May 29, 2013
As hopes for curbing greenhouse gas (GHG) emissions wane, interest in solar radiation management (SRM) continues to rise. A number of experts speculate that SRM might offset some of the harm from climate change by slightly enhancing the reflectiveness of Earth’s atmosphere. As the controversy over climate policy has grown, it has been said that GHG control is too hard but SRM is too easy.
A new paper by Lee Lane of the Hudson Institute and J. Eric Bickel of the University of Texas at Austin probes the truth of these propositions. The paper shows the potential economic benefits of SRM but also explores its risks. It argues that effective GHG control is likely to remain elusive but that barriers in international governance will probably impede hasty action on SRM, leading to hard bargaining and gridlock.
Join AEI for a discussion of this new research with the authors and Nobel Laureate Thomas Schelling. A reception will follow.
May 30, 2013
Pension underfunding has dominated the media and created significant concerns for state lawmakers as they struggle to bring their fiscal houses in order. Before any reforms can be enacted, certain questions must be answered: in reality, how large are the funding shortfalls, and what are the legal boundaries within which reforms can take place?
At this event, panelists will address pension reform challenges by presenting the results of three research papers commissioned by AEI through a generous grant from the Smith Richardson Foundation. Kent Smetters will present the case for market valuation, while Paul Angelo will defend current pension valuation practices. Amy Monahan will discuss the legal restrictions surrounding pension reform.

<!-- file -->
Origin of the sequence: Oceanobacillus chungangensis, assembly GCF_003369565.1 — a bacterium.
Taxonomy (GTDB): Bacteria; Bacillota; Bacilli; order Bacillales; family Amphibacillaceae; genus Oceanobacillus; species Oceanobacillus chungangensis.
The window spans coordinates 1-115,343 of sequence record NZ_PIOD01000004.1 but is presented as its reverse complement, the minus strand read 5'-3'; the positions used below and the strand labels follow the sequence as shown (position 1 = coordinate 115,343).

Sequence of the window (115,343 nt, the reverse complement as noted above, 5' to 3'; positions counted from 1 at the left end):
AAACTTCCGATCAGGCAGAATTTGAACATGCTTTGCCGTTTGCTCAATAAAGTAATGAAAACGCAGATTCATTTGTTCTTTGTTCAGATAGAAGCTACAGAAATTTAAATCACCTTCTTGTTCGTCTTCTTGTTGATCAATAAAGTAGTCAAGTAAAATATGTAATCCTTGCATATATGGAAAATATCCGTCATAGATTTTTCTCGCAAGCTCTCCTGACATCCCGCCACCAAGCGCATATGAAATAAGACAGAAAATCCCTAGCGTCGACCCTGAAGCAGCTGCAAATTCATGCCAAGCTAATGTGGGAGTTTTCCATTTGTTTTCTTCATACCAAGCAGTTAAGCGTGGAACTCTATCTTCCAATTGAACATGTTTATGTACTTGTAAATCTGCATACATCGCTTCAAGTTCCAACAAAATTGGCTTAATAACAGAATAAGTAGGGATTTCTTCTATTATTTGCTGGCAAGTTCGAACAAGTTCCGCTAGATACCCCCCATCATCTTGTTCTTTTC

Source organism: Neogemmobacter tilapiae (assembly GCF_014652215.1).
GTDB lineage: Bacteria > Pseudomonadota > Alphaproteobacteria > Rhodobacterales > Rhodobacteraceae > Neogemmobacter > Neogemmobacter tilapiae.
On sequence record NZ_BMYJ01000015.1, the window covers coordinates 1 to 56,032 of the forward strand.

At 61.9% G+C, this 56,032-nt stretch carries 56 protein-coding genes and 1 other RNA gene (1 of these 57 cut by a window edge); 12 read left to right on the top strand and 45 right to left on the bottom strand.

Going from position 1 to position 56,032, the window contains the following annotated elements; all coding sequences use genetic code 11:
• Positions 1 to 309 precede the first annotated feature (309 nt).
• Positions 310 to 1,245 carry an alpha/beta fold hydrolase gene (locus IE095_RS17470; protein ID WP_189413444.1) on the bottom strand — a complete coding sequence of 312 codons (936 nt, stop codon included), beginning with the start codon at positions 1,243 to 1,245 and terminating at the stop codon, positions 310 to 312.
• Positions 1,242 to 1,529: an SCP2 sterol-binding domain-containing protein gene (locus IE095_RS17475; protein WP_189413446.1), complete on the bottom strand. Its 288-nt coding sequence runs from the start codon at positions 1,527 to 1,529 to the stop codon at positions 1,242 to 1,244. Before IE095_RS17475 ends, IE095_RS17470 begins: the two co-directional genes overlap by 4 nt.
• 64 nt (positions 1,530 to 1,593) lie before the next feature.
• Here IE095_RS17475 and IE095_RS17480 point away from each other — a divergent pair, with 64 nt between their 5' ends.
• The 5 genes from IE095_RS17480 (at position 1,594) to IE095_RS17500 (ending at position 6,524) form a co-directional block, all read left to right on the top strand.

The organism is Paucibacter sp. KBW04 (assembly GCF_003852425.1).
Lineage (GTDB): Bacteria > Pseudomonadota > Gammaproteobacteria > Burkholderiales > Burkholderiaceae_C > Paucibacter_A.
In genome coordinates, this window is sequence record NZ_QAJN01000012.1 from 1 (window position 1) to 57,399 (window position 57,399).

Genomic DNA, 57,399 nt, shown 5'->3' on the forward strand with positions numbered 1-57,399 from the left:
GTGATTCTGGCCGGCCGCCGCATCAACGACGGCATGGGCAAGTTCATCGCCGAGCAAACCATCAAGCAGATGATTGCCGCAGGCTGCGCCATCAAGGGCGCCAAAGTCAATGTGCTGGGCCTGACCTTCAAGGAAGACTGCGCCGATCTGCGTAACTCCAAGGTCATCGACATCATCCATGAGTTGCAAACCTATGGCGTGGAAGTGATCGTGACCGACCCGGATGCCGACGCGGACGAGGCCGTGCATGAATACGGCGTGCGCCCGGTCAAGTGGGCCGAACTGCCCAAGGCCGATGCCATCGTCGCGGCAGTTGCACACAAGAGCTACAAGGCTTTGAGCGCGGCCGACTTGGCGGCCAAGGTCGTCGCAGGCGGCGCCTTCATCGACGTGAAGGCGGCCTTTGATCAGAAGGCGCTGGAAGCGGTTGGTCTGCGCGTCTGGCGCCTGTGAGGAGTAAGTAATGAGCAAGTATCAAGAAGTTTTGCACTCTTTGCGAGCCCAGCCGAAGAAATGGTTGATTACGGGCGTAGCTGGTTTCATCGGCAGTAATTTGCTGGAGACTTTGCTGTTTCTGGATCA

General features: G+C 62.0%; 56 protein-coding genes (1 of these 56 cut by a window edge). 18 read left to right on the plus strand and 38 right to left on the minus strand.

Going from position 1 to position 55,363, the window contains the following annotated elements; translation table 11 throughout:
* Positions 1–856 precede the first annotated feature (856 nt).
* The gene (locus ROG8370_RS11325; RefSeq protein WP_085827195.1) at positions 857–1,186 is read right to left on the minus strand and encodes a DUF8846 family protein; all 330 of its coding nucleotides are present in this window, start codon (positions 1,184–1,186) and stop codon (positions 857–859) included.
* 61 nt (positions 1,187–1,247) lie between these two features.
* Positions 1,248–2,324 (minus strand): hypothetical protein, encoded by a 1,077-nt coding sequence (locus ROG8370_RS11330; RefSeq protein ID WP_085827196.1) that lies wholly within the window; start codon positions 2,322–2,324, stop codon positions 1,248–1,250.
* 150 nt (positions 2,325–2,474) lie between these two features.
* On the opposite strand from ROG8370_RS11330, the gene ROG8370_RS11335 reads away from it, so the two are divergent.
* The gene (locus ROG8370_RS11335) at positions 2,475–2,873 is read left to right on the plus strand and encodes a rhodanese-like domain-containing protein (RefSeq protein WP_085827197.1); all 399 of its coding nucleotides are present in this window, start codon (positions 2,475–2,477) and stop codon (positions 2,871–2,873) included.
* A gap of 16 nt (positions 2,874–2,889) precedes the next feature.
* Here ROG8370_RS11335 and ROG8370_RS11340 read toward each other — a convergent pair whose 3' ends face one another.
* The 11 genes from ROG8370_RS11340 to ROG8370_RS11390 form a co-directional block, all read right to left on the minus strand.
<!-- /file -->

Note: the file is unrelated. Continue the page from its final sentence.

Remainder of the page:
May 31, 2013
To protect Americans from the costs of long-term health care for the elderly and disabled, President Obama’s health law established the Community Living Assistance Services and Supports Act (CLASS). Less than two years later, the Obama administration announced that CLASS could not operate without large and growing deficits, and the program was terminated. In its wake, the Commission on Long-Term Care — created by the fiscal cliff legislation — is charged with developing a new way to finance long-term care services and supports. The commission’s report is due in September 2013.
At this event, Mark Warshawsky, a well-known expert in retirement finance and a newly appointed commissioner, will explain the implications of another publicly funded long-term care insurance program. A panel will then debate whether another government program is the best way to ensure that families can afford to provide the necessary services for their aging loved ones.
June 18, 2013
The relationship between economic liberty and human flourishing is of elemental importance and underlies many policy debates, from fights over health insurance mandates to tax reform. At this event, three expert panelists will examine this relationship from the perspectives of influential philosophers such as Aristotle, Alexis de Tocqueville, and representatives of the Scottish Enlightenment.